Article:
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ISO vs NSO: Employee Stock Options and Their Tax Implications

By John DiGiacomo

It is common for businesses — particularly startups — to try and incentivize their employees (and other agents like directors and third-party vendors) with stock options. Very broadly speaking, stock options can be divided into two categories — incentive stock options (“ISO”) and non-qualified stock options (“NSO”). By definition, an ISO is a stock option plan that qualifies for special tax treatment under the US tax code; all other stock option plans will be NSOs — that is, an NSO is a stock option plan that does not satisfy the IRS definition of an ISO. There are many reasons to create NSOs instead of ISOs and, for various reasons, what was originally meant to be an ISO can be converted — purposely or by passage of time and events or by operation of law — into an NSO. For example, one IRS requirement for an ISO is that it be offered only to employees. If, however, the employee becomes a director of the company or an outside consultant while the stock option is vesting or while the hold-before-selling period is running, then the ISO fails to meet the IRS definition. The stock option plan is still valid; but it has become an NSO with resulting tax consequences.

What are the Tax Implications of an ISO vs. an NSO?

Satisfying the IRS definition for an ISO can be beneficial for an employee with respect to federal taxation of $100,000 in income. First, the gain in value of stock is taxed at different rates. If the ISO requirements are met, then income from the gain in value of stock is taxed at the long term capital gains rate — 15 to 20% under current law. By contrast, stock value gains — at the point of option exercise — for an NGO are taxed as regular income — often 30% or higher — and are subject to potential payment of social security and medicare payroll taxes which can add another 6% or so to a person’s individual tax obligation.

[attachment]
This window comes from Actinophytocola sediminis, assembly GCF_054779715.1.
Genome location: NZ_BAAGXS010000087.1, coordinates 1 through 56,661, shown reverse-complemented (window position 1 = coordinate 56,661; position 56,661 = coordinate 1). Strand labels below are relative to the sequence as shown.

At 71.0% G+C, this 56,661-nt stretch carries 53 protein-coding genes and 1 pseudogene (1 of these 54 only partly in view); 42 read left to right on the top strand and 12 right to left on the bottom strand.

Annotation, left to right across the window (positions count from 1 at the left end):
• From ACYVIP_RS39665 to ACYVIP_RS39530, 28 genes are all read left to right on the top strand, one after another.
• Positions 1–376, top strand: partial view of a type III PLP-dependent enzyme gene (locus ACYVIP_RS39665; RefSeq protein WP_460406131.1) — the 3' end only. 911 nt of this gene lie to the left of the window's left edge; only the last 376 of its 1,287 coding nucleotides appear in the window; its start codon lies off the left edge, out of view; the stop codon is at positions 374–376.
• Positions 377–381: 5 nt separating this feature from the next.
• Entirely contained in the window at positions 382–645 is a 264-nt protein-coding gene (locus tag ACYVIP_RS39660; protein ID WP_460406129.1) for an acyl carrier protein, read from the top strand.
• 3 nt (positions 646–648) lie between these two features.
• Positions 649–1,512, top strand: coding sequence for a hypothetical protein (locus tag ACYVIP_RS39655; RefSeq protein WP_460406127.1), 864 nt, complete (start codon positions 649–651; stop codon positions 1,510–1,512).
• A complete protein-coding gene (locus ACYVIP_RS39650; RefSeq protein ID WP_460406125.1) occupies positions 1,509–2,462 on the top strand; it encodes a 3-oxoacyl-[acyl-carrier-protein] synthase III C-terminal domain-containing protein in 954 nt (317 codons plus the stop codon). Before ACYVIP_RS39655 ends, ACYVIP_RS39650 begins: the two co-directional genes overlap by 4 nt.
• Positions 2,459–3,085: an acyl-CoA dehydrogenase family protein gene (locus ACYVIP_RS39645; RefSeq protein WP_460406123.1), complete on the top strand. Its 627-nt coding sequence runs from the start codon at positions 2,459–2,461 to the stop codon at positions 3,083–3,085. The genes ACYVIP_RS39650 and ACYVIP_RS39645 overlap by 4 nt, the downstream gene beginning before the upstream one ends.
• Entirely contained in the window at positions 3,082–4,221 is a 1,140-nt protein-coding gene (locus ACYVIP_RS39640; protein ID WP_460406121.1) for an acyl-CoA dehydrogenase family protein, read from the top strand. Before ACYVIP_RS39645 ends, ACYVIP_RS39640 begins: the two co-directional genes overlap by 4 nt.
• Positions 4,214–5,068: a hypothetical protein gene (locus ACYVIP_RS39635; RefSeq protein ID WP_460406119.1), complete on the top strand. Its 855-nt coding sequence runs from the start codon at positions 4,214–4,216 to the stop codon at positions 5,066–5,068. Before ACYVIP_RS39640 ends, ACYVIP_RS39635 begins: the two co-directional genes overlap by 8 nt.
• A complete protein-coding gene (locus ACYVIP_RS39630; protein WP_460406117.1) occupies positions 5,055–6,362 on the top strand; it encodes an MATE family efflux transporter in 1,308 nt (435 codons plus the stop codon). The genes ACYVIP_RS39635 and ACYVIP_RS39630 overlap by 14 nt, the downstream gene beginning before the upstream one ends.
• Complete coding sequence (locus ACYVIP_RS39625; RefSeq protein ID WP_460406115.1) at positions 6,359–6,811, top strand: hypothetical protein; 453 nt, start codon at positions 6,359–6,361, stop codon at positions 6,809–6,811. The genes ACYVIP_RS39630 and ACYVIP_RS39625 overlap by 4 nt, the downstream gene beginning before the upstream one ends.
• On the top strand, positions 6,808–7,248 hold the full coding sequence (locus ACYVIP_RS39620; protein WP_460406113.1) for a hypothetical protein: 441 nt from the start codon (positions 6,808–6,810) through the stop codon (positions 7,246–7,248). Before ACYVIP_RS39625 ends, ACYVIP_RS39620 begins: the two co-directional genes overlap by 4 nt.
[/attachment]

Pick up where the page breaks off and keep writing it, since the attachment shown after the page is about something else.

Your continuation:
Further, taxes are assessed at different times for an ISO vs. an NSO. With an ISO, the “taxable event” occurs when the taxpayer SELLS the stock granted through the option. This can be very important since taxes are due only AFTER a sale, which means that a taxpayer actually has cash or liquid funds on hand to meet their tax obligations. As noted, all value gain for the stock is taxed as capital gains.

By contract, there are two “taxable events” for an NSO. The first occurs when the taxpayer EXERCISES the stock option. What is taxed is the difference between the fair market value (“FMV”) of the stock and the option price. For example, if the stock has a FMV of $1.00 and the option price is $0.50, then the taxpayer is taxed on 50 cents of “income” for each share of stock purchased. As noted, this “income” is taxed as regular income, not as long term capital gains income. This can be very problematic for a taxpayer who may not have cash or liquid funds on hand to meet the resulting tax obligations. Even worse problems arise when a taxpayer thinks that the grant is exercised under an ISO, but it is later determined that the ISO did not meet the qualifications. If that happens, then significant taxes may have been due in previous tax years necessitating the filing of amended tax returns and the payment of interest and penalties. The second “taxable event” occurs when the stock granted is sold. At that point, the taxpayer is assessed taxes on the difference between the FMV at the time of exercise and the sales price at the time of sale. This is taxed at the rate for long term capital gains.

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